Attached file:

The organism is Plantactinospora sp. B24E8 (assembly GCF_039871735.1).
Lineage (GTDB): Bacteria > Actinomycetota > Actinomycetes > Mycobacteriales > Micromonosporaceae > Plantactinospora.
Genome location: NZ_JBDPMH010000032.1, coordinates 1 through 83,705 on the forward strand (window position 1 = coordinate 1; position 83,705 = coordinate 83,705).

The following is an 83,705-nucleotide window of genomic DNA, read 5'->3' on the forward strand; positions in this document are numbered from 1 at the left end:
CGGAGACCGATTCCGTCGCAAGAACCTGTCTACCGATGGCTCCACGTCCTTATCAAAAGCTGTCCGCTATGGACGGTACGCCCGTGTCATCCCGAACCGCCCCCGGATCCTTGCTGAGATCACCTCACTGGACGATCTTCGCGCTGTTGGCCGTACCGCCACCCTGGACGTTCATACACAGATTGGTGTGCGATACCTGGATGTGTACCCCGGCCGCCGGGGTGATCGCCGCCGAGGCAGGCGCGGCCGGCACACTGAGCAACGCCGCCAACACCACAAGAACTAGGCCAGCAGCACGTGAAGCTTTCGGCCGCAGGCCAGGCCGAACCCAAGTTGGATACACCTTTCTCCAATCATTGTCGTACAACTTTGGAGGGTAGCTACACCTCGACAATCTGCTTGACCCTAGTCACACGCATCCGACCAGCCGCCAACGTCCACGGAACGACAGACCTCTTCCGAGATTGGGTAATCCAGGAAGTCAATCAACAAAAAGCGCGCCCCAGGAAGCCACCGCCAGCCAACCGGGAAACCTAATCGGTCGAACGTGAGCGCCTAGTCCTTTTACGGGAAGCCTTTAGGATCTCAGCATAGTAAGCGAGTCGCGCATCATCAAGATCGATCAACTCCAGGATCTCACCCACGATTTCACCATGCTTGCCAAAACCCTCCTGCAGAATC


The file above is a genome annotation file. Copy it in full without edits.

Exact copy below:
The organism is Plantactinospora sp. B24E8 (assembly GCF_039871735.1).
Lineage (GTDB): Bacteria > Actinomycetota > Actinomycetes > Mycobacteriales > Micromonosporaceae > Plantactinospora.
Genome location: NZ_JBDPMH010000032.1, coordinates 1 through 83,705 on the forward strand (window position 1 = coordinate 1; position 83,705 = coordinate 83,705).

The following is an 83,705-nucleotide window of genomic DNA, read 5'->3' on the forward strand; positions in this document are numbered from 1 at the left end:
CGGAGACCGATTCCGTCGCAAGAACCTGTCTACCGATGGCTCCACGTCCTTATCAAAAGCTGTCCGCTATGGACGGTACGCCCGTGTCATCCCGAACCGCCCCCGGATCCTTGCTGAGATCACCTCACTGGACGATCTTCGCGCTGTTGGCCGTACCGCCACCCTGGACGTTCATACACAGATTGGTGTGCGATACCTGGATGTGTACCCCGGCCGCCGGGGTGATCGCCGCCGAGGCAGGCGCGGCCGGCACACTGAGCAACGCCGCCAACACCACAAGAACTAGGCCAGCAGCACGTGAAGCTTTCGGCCGCAGGCCAGGCCGAACCCAAGTTGGATACACCTTTCTCCAATCATTGTCGTACAACTTTGGAGGGTAGCTACACCTCGACAATCTGCTTGACCCTAGTCACACGCATCCGACCAGCCGCCAACGTCCACGGAACGACAGACCTCTTCCGAGATTGGGTAATCCAGGAAGTCAATCAACAAAAAGCGCGCCCCAGGAAGCCACCGCCAGCCAACCGGGAAACCTAATCGGTCGAACGTGAGCGCCTAGTCCTTTTACGGGAAGCCTTTAGGATCTCAGCATAGTAAGCGAGTCGCGCATCATCAAGATCGATCAACTCCAGGATCTCACCCACGATTTCACCATGCTTGCCAAAACCCTCCTGCAGAATC